On Oct. 7, the Washington Post released a now infamous tape featuring presidential candidate Donald Trump claiming he can “grab women by the pussy” because of his celebrity status. In the weeks following the tape’s release, more than a dozen women have come forward claiming he sexually assaulted or harassed them. And during the third and final presidential debate, in front of millions of viewers, Trump denied every one of those allegations, blaming them on the women’s desire for fame and the Democrats’ desire to destroy his campaign.
In just two short weeks, the Trump campaign has potentially undone years of slow progress. In the most public arena possible, sexual assault is being treated like a political bargaining chip, and tired stereotypes about gold-digging, lying women have once again become common parlance. Although Americans around the country have reacted in disgust and horror to Trump’s comments, his campaign’s response—as well as the reaction of some media outlets—may convince some women to keep quiet about their own assaults. For sexual assault survivors and advocates, this is both an insult and a devastating setback in the fight against predators.
Trump isn’t just playing defense against these claims, however, he went on the attack. At the final presidential debate, Trump called the accusations “lies” and “fiction” that “have been debunked.” In response to a New York Times article in which two women claim Trump made unwanted sexual advances, his campaign staff stated “this entire article is fiction… [it’s] a completely false, coordinated character assassination.”
After Summer Zervos claimed Trump had been sexually aggressive with her during a meeting at the Beverly Hills Hotel, he responded in a campaign statement, “The media is now creating a theater of absurdity that threatens to tear our democratic process apart.” At a rally in Charlotte, North Carolina on Oct. 14, Trump claimed that in fact he was the victim in “one of the great political smear campaigns in the history of our country.” And when asked about the allegations during the debate, Trump responded “she [Clinton] got these people to step forward. If it wasn’t that, they get their 10 minutes of fame.”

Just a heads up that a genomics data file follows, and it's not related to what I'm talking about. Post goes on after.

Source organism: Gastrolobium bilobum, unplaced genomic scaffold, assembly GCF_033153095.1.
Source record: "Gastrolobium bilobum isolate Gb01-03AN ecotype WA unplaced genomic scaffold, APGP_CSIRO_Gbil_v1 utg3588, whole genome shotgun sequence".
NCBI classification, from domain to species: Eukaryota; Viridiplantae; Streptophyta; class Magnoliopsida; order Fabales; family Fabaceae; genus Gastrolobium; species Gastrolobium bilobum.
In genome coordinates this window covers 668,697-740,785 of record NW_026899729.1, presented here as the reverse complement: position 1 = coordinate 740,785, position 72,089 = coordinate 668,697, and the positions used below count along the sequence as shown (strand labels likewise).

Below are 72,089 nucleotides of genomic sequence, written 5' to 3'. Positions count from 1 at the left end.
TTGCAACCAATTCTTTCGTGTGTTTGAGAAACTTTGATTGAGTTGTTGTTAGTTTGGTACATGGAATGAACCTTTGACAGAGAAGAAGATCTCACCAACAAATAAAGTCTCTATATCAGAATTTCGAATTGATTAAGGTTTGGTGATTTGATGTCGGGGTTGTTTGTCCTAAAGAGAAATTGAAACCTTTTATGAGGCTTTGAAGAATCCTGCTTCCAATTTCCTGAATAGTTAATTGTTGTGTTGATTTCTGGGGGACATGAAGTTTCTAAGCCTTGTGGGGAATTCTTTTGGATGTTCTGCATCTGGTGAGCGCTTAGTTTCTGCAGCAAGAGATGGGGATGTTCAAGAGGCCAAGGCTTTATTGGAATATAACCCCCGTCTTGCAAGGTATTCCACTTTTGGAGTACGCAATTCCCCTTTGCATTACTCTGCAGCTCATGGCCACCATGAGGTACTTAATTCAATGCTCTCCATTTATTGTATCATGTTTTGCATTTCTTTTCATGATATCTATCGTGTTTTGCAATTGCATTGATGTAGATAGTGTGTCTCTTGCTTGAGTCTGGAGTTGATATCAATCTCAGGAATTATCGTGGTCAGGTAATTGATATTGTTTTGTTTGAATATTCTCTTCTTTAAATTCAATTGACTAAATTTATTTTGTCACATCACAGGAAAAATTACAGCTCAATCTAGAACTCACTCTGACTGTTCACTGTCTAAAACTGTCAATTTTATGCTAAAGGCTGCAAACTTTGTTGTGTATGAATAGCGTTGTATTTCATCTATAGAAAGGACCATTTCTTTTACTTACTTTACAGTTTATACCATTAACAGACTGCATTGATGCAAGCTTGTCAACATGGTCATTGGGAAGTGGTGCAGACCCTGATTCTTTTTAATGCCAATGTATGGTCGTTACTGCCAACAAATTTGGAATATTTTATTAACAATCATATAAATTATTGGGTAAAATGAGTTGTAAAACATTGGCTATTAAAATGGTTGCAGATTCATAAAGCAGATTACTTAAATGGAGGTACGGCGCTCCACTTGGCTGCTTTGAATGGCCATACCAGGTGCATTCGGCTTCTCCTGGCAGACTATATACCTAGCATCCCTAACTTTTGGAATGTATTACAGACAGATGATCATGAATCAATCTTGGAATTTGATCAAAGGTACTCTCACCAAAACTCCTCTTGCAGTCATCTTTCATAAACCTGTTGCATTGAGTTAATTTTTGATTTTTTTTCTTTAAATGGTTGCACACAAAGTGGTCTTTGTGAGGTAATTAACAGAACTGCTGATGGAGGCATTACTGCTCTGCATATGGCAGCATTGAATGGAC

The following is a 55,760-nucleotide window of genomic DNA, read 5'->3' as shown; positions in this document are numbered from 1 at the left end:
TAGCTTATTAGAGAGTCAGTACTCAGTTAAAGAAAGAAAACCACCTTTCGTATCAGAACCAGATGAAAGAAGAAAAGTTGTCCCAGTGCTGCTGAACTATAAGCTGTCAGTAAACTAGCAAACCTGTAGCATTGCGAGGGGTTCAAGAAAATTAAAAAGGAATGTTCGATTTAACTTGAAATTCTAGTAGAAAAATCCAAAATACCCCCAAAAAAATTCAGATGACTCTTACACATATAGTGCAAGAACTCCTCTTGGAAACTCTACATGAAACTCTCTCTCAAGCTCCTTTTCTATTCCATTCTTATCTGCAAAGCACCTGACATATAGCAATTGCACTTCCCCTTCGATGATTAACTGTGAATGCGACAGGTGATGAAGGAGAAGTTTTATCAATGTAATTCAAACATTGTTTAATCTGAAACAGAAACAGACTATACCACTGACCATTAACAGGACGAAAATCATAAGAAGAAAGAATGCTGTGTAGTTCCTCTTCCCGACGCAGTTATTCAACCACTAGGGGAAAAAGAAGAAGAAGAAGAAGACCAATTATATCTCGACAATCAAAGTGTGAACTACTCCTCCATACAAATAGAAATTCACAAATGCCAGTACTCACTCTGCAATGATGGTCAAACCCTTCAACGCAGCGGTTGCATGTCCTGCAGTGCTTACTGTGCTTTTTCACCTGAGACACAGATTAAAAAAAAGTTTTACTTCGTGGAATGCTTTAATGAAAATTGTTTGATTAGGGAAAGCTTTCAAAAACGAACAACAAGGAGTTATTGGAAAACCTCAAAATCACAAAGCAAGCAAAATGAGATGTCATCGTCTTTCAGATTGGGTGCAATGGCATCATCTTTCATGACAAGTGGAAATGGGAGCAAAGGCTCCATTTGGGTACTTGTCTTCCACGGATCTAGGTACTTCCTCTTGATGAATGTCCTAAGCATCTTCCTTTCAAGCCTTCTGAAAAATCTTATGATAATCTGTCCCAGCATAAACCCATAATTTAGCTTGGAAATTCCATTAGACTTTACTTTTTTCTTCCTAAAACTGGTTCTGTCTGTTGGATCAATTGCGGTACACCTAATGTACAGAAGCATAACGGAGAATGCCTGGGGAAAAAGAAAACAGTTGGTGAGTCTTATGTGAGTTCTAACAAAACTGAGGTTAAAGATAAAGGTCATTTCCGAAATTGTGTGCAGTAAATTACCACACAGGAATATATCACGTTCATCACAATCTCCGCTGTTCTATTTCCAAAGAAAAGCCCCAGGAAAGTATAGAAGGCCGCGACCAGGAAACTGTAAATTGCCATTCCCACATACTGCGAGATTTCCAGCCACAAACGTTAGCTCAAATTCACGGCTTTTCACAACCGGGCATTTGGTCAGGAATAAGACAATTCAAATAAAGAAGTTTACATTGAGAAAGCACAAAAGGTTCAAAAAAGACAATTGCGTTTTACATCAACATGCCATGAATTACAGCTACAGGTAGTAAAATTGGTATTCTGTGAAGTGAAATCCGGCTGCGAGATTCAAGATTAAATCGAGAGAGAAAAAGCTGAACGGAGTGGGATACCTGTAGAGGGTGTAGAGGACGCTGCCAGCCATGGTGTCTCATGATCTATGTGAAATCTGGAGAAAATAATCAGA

These statements don’t just delegitimize the women who have come forward with stories of assault and harassment from Trump—they delegitimize every sexual assault survivor’s story.
The US Department of Justice (DOJ) and the Rape, Abuse, and Incest National Network (RAINN) emphasize the importance of believing survivors when they come forward. It’s extremely traumatic for survivors to tell their stories in the best of circumstances, and one of the reasons many don’t is because they fear they won’t be believed.
The chance that a survivor isn’t telling the truth is statistically slim. Sexual assault is one of the most underreported crimes, and two out of every three sexual assaults go unreported, according to RAINN. The prevalence of false accusations in reported cases is only between 2% and 10%, according to the National Sexual Violence Resource Center. A study of 2,059 cases of sexual assault found a 7.1% rate of false reporting, according to NSVRC.
While journalists are required to report Trump’s denials, simply presenting both sides is not necessarily enough. Without context, media outlets run the risk of reinforcing the idea that such stories should be questioned in the first place.
Trump’s campaign has also cited the timing of the women’s reports as evidence that their stories must be politically motivated falsehoods. In an interview with Anderson Cooper on CNN, Kristin Anderson, one of the women accusing Trump of sexual harassment mentioned that some people have questioned why she didn’t come forward earlier. As another example, during a press conference with Summer Zervos’s lawyer Gloria Allred and Zervos’s friend Ann Russo on Oct. 16, a nameless reporter asked, “Why are people saying that she [Summer] never told anyone?”
The question of timing can invalidate a survivor’s story by implying doubt. The DOJ recommends avoiding the “why” question because it can cause survivors to shut down—when and how a survivor decides to come forward is up to them, and waiting days, months, or even years is not uncommon. Because sexual assault and harassment are so traumatic, everyone processes their assault differently, and, for some, it can take more time to come forward. Some only tell a handful of people. Others tell no one at all.
Balance in journalism is important, but some issues also require nuance and context. When a presidential candidate openly says he gropes and grabs women’s genitals on tape, and then women come forward claiming he did in fact do those things to them, the media needs to think critically before repeating his smear tactics. This isn’t about objectivity—it’s about evaluating all of the facts and reporting on them accordingly.
The media has accommodated Trump’s lies for a year, and this is one issue where his version of events cannot be allowed to dominate the conversation. Not all facts are created equal. The worst thing we can do is to stay silent while Trump’s victim-blaming rhetoric convinces other sexual assault survivors to remain quiet.
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